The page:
|Population density :
|583 inhabitants / km²
Sanchi ( Hindi : सांची, Sāñcī) is a town with around 8,500 inhabitants in the Indian state of Madhya Pradesh . Sanchi is mainly known because of the partly from the 3rd century BC. Buddhist stupas dating back to the 3rd century BC , which are among the oldest structures of this type still in existence. Since 1989, the entire archaeological site of Sanchi has been included on the UNESCO World Heritage List .
Sanchi lies at an altitude of approx. 450 m above sea level. d. M. approx. 48 km (driving distance) north-west of the city of Bhopal and approx. 10 km south-west of the city of Vidisha , which was built in the 5th and 6th centuries BC. Was an important trading post. Sanchi has its own small train station, but only regional trains stop there; from there, the archaeological site, located on a hill nearly 60 meters high, can be reached in about 15 minutes. At the entrance to the site there is an archaeological museum with exhibits worth seeing (Ashoka capital, reliquary boxes, sculptures, etc.).
The eight oldest stupas in and near Sanchi (the old name of the place is 'Kakanaya' or 'Kakanadabota') as well as one of its famous columns were built during the reign of King Ashoka from the Maurya dynasty (ruled approx. 268–232 BC .) built; his wife came from the neighboring town of Vidisha. Further stupas and other religious buildings (temples, monasteries) were added - mostly as part of foundations - up to the 12th century, when Buddhism was finally almost completely displaced from India by the growing Hinduism and the advancing Islam from the west (see History of India ). After that, the Buddhist buildings were hardly noticed by the population; they were overgrown by bushes and trees and largely fell into disrepair.
In 1818 a British colonial officer, General Taylor, came across the ruins. As a result, amateur archaeologists and treasure hunters looted the sites and caused further damage until professional restoration work began in 1881. Between 1912 and 1919, under the direction of the archaeologist Sir John Marshall, further reconstruction and restoration measures were carried out, through which the buildings were brought into their present state.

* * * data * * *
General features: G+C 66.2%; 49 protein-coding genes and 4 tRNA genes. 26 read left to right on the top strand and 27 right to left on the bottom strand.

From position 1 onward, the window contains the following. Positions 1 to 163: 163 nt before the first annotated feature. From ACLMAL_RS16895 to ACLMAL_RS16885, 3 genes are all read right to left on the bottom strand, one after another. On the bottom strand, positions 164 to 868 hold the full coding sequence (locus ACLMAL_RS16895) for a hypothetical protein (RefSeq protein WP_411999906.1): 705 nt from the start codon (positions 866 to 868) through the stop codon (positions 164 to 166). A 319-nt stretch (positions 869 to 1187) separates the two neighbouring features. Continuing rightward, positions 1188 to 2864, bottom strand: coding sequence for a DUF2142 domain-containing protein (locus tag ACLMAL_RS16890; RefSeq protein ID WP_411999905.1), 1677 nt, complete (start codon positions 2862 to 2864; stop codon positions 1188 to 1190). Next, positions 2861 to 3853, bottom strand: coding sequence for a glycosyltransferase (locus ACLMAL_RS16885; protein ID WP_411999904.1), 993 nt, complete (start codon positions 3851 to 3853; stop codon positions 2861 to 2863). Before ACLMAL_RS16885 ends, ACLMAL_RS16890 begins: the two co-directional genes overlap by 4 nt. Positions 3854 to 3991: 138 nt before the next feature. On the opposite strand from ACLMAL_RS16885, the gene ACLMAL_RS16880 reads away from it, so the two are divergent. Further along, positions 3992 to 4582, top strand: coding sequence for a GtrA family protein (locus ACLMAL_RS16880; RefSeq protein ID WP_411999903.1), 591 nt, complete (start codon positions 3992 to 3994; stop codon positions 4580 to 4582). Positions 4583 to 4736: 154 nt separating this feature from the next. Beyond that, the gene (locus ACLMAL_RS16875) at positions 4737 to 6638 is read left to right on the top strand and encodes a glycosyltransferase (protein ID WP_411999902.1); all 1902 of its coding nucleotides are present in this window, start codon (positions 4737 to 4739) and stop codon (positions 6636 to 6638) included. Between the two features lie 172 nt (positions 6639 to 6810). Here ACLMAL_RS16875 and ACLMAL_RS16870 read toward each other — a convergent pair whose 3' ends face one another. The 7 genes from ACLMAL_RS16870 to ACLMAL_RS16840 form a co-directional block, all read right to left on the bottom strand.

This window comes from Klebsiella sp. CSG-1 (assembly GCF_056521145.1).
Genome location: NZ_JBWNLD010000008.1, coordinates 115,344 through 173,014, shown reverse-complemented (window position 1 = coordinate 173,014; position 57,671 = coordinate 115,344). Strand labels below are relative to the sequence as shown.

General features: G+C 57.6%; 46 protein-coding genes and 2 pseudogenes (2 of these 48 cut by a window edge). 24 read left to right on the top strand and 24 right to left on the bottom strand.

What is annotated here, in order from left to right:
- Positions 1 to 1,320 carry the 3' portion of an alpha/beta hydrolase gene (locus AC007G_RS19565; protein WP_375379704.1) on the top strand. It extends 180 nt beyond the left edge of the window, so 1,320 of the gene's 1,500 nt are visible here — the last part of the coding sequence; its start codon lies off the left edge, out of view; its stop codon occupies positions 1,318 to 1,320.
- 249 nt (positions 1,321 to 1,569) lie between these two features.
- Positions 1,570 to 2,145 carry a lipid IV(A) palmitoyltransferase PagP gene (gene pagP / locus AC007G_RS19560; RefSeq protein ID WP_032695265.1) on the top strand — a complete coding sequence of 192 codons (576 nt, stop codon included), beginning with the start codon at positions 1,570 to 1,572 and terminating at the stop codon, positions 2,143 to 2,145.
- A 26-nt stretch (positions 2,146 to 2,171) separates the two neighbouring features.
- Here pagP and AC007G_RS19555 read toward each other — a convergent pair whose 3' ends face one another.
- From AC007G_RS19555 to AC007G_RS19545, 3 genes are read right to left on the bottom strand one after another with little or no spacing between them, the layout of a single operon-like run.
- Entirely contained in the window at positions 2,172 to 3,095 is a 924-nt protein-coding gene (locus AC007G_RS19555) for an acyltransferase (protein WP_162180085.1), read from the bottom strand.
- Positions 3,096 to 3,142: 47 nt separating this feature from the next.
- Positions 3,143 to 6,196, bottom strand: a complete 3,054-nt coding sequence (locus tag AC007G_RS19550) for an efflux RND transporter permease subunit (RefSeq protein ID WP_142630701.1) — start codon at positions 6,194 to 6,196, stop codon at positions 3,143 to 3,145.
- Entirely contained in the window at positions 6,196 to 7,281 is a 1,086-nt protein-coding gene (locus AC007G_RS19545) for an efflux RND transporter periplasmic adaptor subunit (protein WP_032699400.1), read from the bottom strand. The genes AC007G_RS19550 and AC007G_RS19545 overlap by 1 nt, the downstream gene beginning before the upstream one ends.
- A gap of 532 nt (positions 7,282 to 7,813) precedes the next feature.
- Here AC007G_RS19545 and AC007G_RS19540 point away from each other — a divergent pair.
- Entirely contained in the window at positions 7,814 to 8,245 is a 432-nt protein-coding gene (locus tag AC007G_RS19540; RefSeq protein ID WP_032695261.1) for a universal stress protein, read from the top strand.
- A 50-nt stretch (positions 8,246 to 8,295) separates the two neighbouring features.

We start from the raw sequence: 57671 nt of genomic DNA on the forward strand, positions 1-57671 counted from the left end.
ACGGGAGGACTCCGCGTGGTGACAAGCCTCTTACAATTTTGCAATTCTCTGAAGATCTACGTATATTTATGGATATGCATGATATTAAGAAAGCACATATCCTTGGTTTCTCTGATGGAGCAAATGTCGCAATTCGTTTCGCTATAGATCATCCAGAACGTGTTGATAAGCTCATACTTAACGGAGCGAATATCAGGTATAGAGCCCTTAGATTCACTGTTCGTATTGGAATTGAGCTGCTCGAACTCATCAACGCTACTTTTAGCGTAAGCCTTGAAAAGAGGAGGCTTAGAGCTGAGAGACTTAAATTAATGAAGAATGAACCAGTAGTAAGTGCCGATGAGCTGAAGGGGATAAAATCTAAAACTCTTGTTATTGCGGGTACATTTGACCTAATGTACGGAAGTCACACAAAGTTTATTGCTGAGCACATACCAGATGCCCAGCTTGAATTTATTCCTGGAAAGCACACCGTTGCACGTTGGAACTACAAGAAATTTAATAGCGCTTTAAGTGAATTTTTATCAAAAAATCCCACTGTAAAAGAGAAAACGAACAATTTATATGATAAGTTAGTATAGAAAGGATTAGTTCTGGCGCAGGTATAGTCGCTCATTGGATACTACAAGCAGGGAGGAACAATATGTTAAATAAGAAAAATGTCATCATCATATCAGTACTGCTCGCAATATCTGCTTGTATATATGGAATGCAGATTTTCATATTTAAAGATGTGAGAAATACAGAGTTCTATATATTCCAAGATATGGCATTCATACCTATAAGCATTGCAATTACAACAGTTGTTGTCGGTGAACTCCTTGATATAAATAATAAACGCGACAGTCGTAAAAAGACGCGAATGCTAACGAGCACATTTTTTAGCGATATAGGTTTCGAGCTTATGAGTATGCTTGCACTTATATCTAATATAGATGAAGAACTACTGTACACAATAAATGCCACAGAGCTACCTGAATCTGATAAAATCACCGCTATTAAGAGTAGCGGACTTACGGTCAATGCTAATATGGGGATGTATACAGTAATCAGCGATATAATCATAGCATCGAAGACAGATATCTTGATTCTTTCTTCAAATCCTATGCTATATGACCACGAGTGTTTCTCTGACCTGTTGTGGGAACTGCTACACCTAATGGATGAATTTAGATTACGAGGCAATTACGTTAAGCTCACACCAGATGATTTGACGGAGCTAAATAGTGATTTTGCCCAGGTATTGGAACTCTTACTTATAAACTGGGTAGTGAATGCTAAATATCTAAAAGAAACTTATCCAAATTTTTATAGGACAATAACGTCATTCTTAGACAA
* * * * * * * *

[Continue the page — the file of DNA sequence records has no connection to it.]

The archaeological site of Sanchi comprises around 50 numbered buildings or structures, including three large and many smaller stupas as well as a number of temples and monasteries. Only the most important structures are described below. Many smaller votive stupas, memorial or honorary columns or buildings that have largely disappeared, of which only the foundations have been preserved, are ignored.
Stupa No. 1
The oldest parts of the "Great Stupa" go back to the time of King Ashoka; However, he was in the middle of the 2nd century BC. BC almost entirely rebuilt and enlarged to the current dimensions. A complete cladding made of sandstone was applied and an elevated walkway including a balustrade and a paved processional path were added. Around the year 75 BC. Four stone gates ( toranas ) with detailed reliefs followed. During the Gupta period (4th - 6th centuries) it had become common to depict the Buddha in human form, not only represented by symbols such as the "wheel of teaching" ( Sanskrit : dharmachakra ), the " footprint of the Buddha " ( buddhapada ), the Bodhi tree or the stupa. During this time, four stone sculptures of the seated and meditating Buddha were placed on the outer stupa walls that face the gates.
Today's circular stupa has a diameter of 36.60 meters and a height - without the honor fence ( harmika ) and umbrella attachment ( chhatri ) - of 16.46 meters. It is surrounded by a largely decor-free stone fence ( vedika ) with four richly decorated gate entrances ( toranas ). A staircase leads to a raised walkway, which is bordered on the outside by a stone balustrade. The pradakshina of the stupa, which is so extremely important for the Buddhist worship rite, was thus possible on two levels, whereby it can be assumed that the upper level was normally reserved for monks or high-ranking and / or wealthy believers. In contrast to Stupa No. 2, no relics or votive offerings were found inside Stupa No. 1.
Mention should be made of the fact that the early Buddhist stupas did not have a square substructure, which in later buildings of this type was supposed to symbolize the limited earth space, while the infinite circular or dome shape was equated with the sky in many early cultures. The dome shape was also understood as egg ( anda ) in the Buddhist tradition or identified with Mount Meru . The screen ( chhatri ) can be seen as a pure symbol of sovereignty or as the end of a rod that is connected to the center of the universe and thus represents the world axis.